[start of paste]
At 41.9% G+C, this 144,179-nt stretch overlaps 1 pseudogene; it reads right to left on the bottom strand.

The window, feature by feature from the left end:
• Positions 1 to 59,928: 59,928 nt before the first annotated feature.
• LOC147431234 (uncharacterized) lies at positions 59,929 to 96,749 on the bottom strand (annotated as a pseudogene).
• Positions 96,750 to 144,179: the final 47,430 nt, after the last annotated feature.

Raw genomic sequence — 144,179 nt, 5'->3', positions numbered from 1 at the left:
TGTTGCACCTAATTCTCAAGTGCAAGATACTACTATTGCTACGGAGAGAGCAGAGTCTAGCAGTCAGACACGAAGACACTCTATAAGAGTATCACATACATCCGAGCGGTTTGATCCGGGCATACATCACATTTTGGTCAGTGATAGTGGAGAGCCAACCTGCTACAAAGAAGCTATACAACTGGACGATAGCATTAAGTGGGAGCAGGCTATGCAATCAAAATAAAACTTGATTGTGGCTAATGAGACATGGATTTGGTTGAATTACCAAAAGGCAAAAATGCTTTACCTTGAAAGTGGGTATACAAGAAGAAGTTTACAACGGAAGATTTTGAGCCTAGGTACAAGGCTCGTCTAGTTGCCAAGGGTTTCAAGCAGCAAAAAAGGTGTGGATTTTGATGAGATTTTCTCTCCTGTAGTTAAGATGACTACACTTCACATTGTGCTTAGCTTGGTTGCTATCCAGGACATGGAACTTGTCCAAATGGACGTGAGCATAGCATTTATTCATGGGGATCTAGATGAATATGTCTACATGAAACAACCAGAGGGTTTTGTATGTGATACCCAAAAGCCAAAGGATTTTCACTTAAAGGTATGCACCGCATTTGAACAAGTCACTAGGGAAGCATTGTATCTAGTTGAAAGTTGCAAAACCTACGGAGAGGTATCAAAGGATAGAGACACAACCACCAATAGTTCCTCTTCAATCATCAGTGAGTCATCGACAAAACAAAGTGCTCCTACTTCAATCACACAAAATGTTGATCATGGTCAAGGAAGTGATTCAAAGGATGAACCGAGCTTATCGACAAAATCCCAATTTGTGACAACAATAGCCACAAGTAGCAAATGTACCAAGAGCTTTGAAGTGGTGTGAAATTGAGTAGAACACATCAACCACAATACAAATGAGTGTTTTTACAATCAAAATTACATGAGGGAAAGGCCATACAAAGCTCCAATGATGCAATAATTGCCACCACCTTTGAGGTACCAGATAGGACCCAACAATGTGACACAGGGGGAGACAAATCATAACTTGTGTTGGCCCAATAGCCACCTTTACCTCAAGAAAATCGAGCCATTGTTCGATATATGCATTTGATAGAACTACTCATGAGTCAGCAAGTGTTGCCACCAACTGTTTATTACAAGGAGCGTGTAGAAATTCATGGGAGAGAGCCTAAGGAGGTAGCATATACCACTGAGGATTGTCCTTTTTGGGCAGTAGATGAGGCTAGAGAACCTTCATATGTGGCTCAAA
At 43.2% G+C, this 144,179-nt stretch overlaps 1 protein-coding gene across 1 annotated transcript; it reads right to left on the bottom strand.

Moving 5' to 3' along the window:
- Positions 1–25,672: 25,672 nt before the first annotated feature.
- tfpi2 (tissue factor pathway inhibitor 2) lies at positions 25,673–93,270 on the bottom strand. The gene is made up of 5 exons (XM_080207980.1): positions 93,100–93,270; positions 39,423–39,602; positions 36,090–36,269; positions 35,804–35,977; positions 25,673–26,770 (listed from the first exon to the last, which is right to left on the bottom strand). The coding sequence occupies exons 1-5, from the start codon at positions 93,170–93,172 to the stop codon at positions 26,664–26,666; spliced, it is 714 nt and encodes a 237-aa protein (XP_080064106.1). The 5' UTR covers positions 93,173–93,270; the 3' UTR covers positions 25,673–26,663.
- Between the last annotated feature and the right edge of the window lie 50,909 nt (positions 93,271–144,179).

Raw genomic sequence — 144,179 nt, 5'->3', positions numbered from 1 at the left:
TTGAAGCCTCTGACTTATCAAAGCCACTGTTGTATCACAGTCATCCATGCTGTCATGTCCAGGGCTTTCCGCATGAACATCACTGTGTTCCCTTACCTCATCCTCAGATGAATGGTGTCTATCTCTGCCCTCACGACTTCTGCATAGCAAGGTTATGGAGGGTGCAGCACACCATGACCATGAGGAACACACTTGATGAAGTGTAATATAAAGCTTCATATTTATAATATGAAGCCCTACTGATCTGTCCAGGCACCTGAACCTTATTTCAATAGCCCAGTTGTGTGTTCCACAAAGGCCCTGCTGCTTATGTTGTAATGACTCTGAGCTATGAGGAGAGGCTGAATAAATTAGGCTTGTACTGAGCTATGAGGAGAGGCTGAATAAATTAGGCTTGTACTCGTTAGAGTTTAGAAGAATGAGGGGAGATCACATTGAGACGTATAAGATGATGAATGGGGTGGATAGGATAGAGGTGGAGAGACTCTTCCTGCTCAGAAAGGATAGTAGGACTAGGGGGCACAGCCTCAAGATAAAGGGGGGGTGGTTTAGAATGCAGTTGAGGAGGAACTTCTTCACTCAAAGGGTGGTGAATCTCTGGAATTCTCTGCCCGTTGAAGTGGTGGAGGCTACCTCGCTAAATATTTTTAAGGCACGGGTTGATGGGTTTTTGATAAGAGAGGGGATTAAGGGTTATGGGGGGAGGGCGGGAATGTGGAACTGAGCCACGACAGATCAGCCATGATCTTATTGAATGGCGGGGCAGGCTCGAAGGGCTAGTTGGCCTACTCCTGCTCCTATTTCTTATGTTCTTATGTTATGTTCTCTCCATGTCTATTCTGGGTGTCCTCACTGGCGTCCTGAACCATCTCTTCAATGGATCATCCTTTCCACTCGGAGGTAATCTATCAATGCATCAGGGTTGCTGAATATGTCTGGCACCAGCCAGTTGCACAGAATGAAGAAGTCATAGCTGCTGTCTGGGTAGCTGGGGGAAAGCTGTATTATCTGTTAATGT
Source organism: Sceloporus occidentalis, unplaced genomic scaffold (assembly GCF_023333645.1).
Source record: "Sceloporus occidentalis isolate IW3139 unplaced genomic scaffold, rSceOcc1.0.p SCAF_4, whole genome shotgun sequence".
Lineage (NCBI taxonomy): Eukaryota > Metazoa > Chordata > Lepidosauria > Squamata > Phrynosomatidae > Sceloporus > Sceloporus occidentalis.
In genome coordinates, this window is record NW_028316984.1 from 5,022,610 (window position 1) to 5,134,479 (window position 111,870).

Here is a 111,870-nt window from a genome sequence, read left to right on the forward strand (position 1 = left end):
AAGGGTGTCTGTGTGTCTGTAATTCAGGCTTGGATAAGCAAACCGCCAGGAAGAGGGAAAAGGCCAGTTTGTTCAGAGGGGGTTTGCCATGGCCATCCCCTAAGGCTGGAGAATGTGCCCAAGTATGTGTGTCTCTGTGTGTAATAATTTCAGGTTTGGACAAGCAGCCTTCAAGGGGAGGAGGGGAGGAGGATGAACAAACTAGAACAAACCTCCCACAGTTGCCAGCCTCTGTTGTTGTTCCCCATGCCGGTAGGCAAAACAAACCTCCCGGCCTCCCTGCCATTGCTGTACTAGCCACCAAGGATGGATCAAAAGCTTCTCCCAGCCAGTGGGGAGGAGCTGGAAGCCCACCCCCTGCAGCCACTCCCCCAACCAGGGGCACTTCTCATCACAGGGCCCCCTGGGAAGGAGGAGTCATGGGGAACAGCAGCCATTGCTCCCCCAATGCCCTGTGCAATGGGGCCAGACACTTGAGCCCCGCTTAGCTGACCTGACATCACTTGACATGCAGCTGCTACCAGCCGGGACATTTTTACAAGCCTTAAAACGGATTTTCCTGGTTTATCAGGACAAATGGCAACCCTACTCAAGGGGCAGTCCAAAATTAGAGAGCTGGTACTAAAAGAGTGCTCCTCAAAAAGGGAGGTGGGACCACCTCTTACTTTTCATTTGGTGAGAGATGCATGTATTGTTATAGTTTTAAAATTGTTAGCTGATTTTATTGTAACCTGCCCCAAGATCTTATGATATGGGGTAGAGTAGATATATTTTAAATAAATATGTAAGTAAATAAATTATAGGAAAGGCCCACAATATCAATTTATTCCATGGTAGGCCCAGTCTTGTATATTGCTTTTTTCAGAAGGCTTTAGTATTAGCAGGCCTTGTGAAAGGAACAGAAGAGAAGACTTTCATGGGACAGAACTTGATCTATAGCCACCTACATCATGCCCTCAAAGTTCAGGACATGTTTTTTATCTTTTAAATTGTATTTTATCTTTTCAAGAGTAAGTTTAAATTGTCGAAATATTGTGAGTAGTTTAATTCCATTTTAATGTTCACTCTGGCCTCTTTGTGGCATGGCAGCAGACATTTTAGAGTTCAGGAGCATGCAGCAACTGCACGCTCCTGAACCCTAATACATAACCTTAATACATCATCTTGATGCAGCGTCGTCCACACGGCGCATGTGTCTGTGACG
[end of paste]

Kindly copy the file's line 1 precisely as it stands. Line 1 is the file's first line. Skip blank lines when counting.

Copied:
At 41.9% G+C, this 144,179-nt stretch overlaps 1 pseudogene; it reads right to left on the bottom strand.